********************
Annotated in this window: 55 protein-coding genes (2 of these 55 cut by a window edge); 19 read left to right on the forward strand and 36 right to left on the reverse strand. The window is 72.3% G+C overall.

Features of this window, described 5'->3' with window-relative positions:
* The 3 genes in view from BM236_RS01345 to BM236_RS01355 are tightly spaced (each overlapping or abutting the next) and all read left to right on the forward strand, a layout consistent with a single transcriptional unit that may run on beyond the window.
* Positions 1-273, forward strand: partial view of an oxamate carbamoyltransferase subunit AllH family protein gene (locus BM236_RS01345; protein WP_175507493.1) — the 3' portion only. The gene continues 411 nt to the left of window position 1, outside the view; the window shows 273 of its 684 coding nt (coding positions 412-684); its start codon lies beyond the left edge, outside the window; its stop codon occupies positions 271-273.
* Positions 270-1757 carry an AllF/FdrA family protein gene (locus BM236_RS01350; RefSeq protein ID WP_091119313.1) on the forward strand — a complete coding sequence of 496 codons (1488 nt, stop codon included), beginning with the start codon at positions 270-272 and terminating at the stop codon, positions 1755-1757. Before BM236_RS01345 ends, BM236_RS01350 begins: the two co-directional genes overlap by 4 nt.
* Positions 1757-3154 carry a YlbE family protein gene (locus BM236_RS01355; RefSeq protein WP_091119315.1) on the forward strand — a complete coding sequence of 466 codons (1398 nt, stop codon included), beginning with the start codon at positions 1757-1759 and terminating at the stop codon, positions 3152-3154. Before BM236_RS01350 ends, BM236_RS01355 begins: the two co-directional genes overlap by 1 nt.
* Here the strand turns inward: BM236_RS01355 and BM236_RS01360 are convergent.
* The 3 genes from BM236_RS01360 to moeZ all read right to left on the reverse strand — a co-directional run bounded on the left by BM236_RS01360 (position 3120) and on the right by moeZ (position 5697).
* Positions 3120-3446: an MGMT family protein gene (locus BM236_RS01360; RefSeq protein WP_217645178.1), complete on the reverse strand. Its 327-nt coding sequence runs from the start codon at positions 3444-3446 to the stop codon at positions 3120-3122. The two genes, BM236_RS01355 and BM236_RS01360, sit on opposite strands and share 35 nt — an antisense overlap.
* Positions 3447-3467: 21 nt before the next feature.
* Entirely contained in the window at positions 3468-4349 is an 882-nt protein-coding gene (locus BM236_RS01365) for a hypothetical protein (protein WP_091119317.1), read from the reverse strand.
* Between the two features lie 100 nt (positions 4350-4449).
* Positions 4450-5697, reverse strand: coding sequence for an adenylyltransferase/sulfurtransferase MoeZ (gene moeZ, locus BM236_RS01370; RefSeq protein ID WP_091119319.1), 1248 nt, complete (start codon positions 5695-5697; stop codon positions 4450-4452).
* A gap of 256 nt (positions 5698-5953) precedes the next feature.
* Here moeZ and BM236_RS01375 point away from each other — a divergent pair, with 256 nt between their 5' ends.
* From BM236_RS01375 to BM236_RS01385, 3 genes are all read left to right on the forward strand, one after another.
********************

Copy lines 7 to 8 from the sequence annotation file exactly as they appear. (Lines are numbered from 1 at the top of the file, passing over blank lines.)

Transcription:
* Here the strand turns inward: BM236_RS01355 and BM236_RS01360 are convergent.
* The 3 genes from BM236_RS01360 to moeZ all read right to left on the reverse strand — a co-directional run bounded on the left by BM236_RS01360 (position 3120) and on the right by moeZ (position 5697).